In China, Freedom of Speech Is No Slam-Dunk
The current social media dust-up between the National Basketball Association and China reflects the stark differences between the ways the United States and China understand freedom -- freedom of speech, in particular.
As I wrote last month, "Hong Kong was returned to China (in 1997) with an agreement that the two would be one country but have different systems of government. The agreement included a separate legal and judicial system for Hong Kong, as well as the rights to free speech and free assembly ... The protests started after Carrie Lam, Hong Kong's chief executive, proposed a bill that would allow the transfer of criminal suspects to mainland China."
The bill was halted, but the protesters now have additional demands, "including no longer describing the protests as riots, allowing universal suffrage for the Legislative Council and its CEO and providing amnesty for those protesters who have been arrested."
The original agreement has Hong Kong returning to China in full in 2047. These protests have been described in mainland China as riots and separatist movements. In our country, they are seen as protests for freedom.
Last Friday, Houston Rockets General Manager Daryl Morey tweeted a picture from the protests in Hong Kong that included the words, "Fight for Freedom. Stand with Hong Kong." The tweet was soon taken down.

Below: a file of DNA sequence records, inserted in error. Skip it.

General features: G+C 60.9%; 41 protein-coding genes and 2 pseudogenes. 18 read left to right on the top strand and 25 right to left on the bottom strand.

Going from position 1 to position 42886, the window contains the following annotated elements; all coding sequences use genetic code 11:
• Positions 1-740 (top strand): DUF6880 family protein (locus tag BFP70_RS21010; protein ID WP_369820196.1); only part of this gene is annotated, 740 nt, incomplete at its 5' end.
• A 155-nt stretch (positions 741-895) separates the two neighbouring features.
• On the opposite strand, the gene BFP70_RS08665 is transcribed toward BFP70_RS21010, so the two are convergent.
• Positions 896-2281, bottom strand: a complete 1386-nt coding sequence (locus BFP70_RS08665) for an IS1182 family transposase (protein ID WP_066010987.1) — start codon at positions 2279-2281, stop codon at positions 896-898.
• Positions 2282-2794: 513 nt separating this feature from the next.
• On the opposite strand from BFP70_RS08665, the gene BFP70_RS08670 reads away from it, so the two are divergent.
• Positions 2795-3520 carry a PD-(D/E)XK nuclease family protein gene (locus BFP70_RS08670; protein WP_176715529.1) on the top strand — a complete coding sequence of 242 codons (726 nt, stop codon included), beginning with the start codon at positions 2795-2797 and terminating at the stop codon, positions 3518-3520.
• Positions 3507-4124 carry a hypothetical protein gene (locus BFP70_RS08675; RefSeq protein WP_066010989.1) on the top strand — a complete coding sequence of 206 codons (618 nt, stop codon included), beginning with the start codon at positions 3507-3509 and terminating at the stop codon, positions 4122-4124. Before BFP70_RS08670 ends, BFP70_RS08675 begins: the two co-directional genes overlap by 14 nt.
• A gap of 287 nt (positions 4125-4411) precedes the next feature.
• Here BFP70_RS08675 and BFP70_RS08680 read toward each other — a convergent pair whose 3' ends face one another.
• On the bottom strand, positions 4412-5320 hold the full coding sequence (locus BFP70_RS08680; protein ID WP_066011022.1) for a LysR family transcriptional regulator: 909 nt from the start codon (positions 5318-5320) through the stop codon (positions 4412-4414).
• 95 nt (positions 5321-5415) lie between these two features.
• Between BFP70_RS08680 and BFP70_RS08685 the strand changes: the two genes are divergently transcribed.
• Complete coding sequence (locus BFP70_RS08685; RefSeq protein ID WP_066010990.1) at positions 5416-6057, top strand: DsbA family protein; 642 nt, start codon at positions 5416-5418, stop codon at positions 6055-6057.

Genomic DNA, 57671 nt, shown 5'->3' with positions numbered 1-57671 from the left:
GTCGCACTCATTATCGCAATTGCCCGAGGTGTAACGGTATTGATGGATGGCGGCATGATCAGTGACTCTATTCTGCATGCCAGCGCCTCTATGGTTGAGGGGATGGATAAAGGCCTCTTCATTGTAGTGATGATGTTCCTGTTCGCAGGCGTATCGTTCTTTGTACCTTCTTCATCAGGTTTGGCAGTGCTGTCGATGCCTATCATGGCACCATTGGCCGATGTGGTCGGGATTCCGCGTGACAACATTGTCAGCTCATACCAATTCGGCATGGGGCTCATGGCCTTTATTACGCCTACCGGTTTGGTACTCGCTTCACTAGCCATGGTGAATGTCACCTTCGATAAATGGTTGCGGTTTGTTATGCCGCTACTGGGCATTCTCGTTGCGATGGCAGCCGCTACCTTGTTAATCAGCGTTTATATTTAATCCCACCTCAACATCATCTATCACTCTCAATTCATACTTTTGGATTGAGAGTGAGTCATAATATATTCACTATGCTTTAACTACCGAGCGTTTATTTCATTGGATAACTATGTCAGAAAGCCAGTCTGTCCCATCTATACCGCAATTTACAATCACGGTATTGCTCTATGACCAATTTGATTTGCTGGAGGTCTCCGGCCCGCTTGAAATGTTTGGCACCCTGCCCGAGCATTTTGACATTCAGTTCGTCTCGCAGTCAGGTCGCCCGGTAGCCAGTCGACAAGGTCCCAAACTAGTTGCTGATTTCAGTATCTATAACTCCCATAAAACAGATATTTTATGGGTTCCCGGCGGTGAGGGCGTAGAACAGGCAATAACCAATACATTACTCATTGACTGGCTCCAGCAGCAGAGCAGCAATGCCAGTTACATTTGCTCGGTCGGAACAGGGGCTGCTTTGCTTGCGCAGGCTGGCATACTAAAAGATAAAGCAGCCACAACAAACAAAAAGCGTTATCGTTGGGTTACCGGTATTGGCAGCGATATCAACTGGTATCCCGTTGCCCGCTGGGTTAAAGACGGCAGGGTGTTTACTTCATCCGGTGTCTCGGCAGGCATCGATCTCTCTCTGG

"I did not intend my tweet to cause any offense to Rockets fans and friends of mine in China," he wrote. "I was merely voicing one thought, based on one interpretation, of one complicated event. I have had a lot of opportunity since that tweet to hear and consider other perspectives."
This led to a backlash in the United States, where Sen. Ted Cruz, R-Texas, and Beto O'Rourke, a candidate for the Democratic presidential nomination, agreed that this response to China's unhappiness over the original tweet was tantamount to assisting Chinese censorship. This is probably one of the few things these two agree on.
Joe Tsai, the Taiwanese-Canadian billionaire businessman who co-founded Alibaba Group and owns the Brooklyn Nets, posted his take on his Facebook page on Sunday. As background, Tsai was born in Taiwan in 1964 after his parents fled Communist China. Alibaba is a multinational company founded in China.
"Supporting a separatist movement in a Chinese territory is one of those third-rail issues, not only for the Chinese government, but also for all citizens in China," wrote Tsai, referring to Hong Kong. "The one thing that is terribly misunderstood, and often ignored, by the western press and those critical of China is that 1.4 billion Chinese citizens stand united when it comes to the territorial integrity of China and the country's sovereignty over her homeland. This issue is non-negotiable."
Keep in mind that the Chinese government controls the media in China and therefore controls what information is seen and read by its citizens. Tsai's statement that all Chinese agree on a single stance is indicative of the country's attempt to suppress thought by suppressing free speech.